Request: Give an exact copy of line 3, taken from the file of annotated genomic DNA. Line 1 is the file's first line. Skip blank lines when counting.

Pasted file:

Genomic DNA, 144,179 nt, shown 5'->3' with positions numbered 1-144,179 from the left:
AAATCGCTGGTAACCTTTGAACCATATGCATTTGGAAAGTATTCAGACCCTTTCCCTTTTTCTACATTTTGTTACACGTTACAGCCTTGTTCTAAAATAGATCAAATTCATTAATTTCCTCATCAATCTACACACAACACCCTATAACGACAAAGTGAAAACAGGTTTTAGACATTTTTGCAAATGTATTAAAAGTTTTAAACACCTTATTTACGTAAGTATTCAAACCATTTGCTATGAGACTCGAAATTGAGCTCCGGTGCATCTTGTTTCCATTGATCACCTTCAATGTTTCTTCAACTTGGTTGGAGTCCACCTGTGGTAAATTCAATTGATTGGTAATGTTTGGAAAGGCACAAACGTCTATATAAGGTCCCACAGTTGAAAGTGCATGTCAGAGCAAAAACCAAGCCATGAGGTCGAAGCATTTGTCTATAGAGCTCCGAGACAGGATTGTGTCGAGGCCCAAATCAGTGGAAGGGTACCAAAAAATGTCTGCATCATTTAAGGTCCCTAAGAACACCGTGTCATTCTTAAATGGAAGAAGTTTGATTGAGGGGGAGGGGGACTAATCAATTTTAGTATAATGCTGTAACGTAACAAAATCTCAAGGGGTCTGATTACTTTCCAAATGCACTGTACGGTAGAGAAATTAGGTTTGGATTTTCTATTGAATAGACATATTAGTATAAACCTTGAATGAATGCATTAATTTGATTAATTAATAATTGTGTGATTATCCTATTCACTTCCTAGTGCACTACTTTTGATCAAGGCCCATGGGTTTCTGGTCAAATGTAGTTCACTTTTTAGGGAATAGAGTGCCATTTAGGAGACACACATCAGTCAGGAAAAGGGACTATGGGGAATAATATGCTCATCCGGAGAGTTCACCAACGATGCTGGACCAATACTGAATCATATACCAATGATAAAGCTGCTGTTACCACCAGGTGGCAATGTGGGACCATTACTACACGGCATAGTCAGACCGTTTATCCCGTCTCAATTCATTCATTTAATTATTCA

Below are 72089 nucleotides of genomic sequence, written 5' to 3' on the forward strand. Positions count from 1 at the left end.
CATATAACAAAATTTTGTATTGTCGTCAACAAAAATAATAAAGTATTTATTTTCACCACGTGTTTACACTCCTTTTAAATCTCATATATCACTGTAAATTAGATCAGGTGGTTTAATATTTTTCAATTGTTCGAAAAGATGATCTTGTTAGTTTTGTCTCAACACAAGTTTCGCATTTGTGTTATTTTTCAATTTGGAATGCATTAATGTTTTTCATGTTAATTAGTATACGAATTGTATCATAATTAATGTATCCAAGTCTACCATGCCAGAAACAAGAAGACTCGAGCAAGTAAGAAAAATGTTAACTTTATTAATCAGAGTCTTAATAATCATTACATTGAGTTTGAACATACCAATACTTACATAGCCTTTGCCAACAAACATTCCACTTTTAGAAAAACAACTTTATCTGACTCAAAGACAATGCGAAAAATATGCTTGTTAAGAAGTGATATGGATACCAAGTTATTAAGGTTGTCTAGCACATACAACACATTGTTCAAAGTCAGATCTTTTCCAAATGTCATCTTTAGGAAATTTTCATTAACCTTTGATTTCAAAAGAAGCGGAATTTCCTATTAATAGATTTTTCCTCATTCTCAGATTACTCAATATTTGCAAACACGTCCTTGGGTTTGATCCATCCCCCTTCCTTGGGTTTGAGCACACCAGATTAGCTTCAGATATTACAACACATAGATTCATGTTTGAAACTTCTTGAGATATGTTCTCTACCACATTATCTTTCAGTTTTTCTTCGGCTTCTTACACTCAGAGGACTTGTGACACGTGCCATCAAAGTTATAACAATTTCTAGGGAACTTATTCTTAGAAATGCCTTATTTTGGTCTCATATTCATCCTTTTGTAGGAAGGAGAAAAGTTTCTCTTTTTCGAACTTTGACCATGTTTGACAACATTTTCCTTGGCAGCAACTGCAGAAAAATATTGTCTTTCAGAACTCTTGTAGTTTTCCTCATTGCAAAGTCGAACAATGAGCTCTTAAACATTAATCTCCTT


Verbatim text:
Below are 72089 nucleotides of genomic sequence, written 5' to 3' on the forward strand. Positions count from 1 at the left end.